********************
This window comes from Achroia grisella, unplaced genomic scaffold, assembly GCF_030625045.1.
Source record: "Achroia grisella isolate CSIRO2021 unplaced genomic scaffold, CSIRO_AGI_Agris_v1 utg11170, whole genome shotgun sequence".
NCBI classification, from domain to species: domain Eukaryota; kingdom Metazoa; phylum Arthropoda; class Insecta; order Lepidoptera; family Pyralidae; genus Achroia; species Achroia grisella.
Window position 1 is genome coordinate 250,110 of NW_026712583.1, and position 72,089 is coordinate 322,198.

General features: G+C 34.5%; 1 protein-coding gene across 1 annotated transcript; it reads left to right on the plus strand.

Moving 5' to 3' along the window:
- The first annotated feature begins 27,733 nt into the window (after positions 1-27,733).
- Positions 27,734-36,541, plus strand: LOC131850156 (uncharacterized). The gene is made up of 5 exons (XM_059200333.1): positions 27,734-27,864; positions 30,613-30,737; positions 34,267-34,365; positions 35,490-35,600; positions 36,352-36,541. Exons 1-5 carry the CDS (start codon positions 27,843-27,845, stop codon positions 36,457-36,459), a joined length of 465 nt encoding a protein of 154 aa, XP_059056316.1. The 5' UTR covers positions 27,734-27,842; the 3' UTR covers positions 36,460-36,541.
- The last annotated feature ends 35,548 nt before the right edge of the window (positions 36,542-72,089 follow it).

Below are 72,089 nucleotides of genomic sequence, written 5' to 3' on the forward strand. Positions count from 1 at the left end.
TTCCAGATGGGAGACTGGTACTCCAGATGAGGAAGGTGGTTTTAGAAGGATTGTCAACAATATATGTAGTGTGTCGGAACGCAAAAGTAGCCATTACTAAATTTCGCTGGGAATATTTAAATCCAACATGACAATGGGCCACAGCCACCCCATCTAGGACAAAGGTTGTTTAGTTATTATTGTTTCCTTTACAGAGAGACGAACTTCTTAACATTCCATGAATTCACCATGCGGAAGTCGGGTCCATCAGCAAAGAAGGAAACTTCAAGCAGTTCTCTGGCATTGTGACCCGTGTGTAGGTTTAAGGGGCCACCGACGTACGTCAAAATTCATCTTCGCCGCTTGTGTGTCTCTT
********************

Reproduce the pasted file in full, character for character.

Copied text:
This window comes from Achroia grisella, unplaced genomic scaffold, assembly GCF_030625045.1.
Source record: "Achroia grisella isolate CSIRO2021 unplaced genomic scaffold, CSIRO_AGI_Agris_v1 utg11170, whole genome shotgun sequence".
NCBI classification, from domain to species: domain Eukaryota; kingdom Metazoa; phylum Arthropoda; class Insecta; order Lepidoptera; family Pyralidae; genus Achroia; species Achroia grisella.
Window position 1 is genome coordinate 250,110 of NW_026712583.1, and position 72,089 is coordinate 322,198.

General features: G+C 34.5%; 1 protein-coding gene across 1 annotated transcript; it reads left to right on the plus strand.

Moving 5' to 3' along the window:
- The first annotated feature begins 27,733 nt into the window (after positions 1-27,733).
- Positions 27,734-36,541, plus strand: LOC131850156 (uncharacterized). The gene is made up of 5 exons (XM_059200333.1): positions 27,734-27,864; positions 30,613-30,737; positions 34,267-34,365; positions 35,490-35,600; positions 36,352-36,541. Exons 1-5 carry the CDS (start codon positions 27,843-27,845, stop codon positions 36,457-36,459), a joined length of 465 nt encoding a protein of 154 aa, XP_059056316.1. The 5' UTR covers positions 27,734-27,842; the 3' UTR covers positions 36,460-36,541.
- The last annotated feature ends 35,548 nt before the right edge of the window (positions 36,542-72,089 follow it).

Below are 72,089 nucleotides of genomic sequence, written 5' to 3' on the forward strand. Positions count from 1 at the left end.
TTCCAGATGGGAGACTGGTACTCCAGATGAGGAAGGTGGTTTTAGAAGGATTGTCAACAATATATGTAGTGTGTCGGAACGCAAAAGTAGCCATTACTAAATTTCGCTGGGAATATTTAAATCCAACATGACAATGGGCCACAGCCACCCCATCTAGGACAAAGGTTGTTTAGTTATTATTGTTTCCTTTACAGAGAGACGAACTTCTTAACATTCCATGAATTCACCATGCGGAAGTCGGGTCCATCAGCAAAGAAGGAAACTTCAAGCAGTTCTCTGGCATTGTGACCCGTGTGTAGGTTTAAGGGGCCACCGACGTACGTCAAAATTCATCTTCGCCGCTTGTGTGTCTCTT